Saul “arose from the earth”; Saul accepted “baptism.” In other words, Saul did everything that the Lord Himself, by His own voice, and by the voice of His servant Ananias suggested. I am here to tell you why some of you are not saved! You are not saved because you have not the courage of your convictions. You are not saved either because you are cowards, or you have confederates in sin and do not propose to break away from them, or both.

The prodigal son had to say, “I will arise and go to my father,” before he could be saved. His father’s house existed; his father’s heart was filled with love; his father’s arms ached to embrace him; but if he came not, the father was helpless. If he preferred the company of harlots and the sustenance of swine, the father could do nothing. Or, if he was tired of both, but would not set his face homeward and by the act of his will compel his feet to carry him that way, his father could do nothing.

I say it reverently, that the reason why God cannot save you is that you either do not want Him to save you—preferring your sinful associates and the world’s husks—or, you are such a cringing coward that you will not stand up and say that you want Christ to save you.

The fear of man bringeth a snare.” And that snare is not only set for the sinner, but for the professed saint as well. There are hundreds of people, who, by the help of others, finally manage to get to the front seat, and to answer a few simple questions put by the deacons, and to be voted into the church, and, like the old woman, say of the baptism, “It’s a dip and be done with it.”

What we need is such conviction by the Spirit of God as will make sinners ready to face men and devils in open confession of the Lord, and mum church members to become eloquent advocates of His grace.

At an open-air meeting, held in Liverpool, a skeptic was haranguing the crowd. He knew they were in sympathy with him, as such crowds are, so he said, “Is there anyone here who can say a word for Jesus Christ, in view of what I have said against Him? If so, let him come forward and say it now.”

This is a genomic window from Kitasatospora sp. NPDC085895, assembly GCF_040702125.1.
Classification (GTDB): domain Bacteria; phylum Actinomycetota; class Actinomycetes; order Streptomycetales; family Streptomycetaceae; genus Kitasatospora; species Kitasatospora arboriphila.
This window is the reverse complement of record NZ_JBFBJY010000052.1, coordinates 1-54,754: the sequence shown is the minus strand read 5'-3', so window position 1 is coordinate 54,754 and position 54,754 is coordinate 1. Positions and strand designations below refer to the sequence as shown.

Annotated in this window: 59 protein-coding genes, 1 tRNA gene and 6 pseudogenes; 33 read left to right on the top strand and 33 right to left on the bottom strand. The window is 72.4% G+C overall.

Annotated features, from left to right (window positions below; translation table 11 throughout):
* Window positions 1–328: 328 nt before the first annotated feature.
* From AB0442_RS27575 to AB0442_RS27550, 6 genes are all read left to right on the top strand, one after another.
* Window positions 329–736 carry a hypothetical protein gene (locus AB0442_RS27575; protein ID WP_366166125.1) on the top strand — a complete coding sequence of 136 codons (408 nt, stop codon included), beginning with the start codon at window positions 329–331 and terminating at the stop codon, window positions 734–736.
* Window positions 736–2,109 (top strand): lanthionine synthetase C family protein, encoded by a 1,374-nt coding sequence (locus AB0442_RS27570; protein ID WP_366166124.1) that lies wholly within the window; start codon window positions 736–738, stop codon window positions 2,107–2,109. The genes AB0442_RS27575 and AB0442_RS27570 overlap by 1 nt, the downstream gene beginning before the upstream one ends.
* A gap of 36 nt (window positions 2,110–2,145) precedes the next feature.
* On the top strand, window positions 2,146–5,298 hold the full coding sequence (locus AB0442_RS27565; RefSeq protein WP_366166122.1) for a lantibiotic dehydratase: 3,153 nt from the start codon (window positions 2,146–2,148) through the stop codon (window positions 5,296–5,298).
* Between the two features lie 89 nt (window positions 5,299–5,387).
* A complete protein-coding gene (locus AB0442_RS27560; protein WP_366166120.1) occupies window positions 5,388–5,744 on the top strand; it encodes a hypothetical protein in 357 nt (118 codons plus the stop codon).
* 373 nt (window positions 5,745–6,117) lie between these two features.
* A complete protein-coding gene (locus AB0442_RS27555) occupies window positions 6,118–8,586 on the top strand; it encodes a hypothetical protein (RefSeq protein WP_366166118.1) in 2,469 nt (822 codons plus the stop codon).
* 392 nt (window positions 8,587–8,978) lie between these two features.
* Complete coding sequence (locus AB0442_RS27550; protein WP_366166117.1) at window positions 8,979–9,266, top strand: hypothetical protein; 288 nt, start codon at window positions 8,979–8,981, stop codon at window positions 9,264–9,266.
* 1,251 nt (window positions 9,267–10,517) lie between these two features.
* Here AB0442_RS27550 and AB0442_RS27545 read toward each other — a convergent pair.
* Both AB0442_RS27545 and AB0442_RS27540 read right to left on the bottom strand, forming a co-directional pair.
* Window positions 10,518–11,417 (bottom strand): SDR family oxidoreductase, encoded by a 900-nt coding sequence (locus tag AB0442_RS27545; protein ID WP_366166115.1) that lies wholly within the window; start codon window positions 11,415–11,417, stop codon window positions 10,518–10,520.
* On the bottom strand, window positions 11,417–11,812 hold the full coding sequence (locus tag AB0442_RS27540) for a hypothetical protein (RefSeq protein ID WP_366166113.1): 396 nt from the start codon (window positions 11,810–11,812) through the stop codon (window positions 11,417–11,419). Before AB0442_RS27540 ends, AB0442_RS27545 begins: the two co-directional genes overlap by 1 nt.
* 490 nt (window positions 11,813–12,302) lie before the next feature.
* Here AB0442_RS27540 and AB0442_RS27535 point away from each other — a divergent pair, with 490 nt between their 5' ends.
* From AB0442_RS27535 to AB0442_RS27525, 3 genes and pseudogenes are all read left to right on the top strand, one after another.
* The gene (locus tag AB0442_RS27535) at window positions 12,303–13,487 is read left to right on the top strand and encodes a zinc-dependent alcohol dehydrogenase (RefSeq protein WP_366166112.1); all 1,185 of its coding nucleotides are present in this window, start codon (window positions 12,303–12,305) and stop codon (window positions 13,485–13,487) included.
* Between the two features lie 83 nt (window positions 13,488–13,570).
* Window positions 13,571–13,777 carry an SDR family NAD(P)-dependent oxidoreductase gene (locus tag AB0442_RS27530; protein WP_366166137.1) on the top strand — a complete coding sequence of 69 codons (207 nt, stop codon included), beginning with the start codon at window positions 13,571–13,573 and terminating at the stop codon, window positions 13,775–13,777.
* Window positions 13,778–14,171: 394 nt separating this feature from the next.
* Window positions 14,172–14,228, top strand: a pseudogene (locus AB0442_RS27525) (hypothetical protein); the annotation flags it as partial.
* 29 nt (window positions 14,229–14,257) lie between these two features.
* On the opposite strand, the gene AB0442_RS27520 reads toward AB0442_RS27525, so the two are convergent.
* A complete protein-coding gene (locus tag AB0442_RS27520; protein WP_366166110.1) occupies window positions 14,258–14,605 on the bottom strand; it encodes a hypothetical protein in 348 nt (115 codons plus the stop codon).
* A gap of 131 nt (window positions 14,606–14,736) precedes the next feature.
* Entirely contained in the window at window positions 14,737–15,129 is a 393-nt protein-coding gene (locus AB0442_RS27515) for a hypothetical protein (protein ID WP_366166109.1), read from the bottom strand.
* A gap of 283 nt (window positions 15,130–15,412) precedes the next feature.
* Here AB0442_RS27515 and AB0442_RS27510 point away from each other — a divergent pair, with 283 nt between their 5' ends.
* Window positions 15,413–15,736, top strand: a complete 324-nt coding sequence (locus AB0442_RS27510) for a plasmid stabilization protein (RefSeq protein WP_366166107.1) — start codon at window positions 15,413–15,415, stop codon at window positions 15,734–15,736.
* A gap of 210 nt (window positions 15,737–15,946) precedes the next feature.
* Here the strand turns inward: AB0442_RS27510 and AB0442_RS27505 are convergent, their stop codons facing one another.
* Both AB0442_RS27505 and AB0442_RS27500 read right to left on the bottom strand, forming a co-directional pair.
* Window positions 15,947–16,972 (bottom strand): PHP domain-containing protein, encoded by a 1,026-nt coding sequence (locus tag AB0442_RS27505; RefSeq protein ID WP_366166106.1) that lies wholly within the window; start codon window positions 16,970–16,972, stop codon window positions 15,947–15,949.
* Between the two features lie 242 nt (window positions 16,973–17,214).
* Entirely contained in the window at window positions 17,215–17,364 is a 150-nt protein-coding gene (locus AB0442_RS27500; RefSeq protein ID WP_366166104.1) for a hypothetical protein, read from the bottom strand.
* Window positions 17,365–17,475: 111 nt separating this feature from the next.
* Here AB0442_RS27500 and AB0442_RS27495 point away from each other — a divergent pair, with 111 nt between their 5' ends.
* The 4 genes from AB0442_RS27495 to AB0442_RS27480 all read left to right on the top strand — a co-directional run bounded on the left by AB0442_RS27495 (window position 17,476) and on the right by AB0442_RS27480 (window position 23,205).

Not a man moved; most of them were anti-Christian!

But, to the speaker’s surprise, two young women came from the edge of the crowd up to the stand, and one of them said, “We are women, and not accustomed to public speaking, but we will sing our word for Jesus Christ; and with surprising sweetness they sang, “Stand up, stand up for Jesus.”

By the time the song ceased, the heads of the entire company were uncovered; some were weeping, and the crowd speedily dissolved, leaving the infidel orator mantled with shame.

I tell you it is high time that the silent church of God got its mouth open, and that a trembling sinner who wants to be saved, finds the courage to say so.

Paul’s conversion was sealed by willing submission.

He yielded at every point. His threats were at an end; his arrests of Christians were no more; his persecutions of Jesus had passed forever. According to the record, “He rose from the earth.” At the hands of men he was “led into Damascus” to Ananias, the servant of the Lord, and was “straightway baptized.”

It sounds like a strange contrast, but in order to be free one must become a slave; in order to do his own pleasure, one must cease from independent action and submit himself to the commands of the Lord.

You say, “How can that be?”

Well, perhaps I can illustrate it — in a homely way. I have a hunting dog — in fact, I am afraid I am getting a reputation as having a kennel— but the truth is that that dog, by nature, wants more liberties than are for his good or my convenience. He ranges too far a-field. In hunting, we do not want birds flushed so remotely from us as to be beyond the range of gun. Yet he would prefer a thousand times to have more hunting than none at all.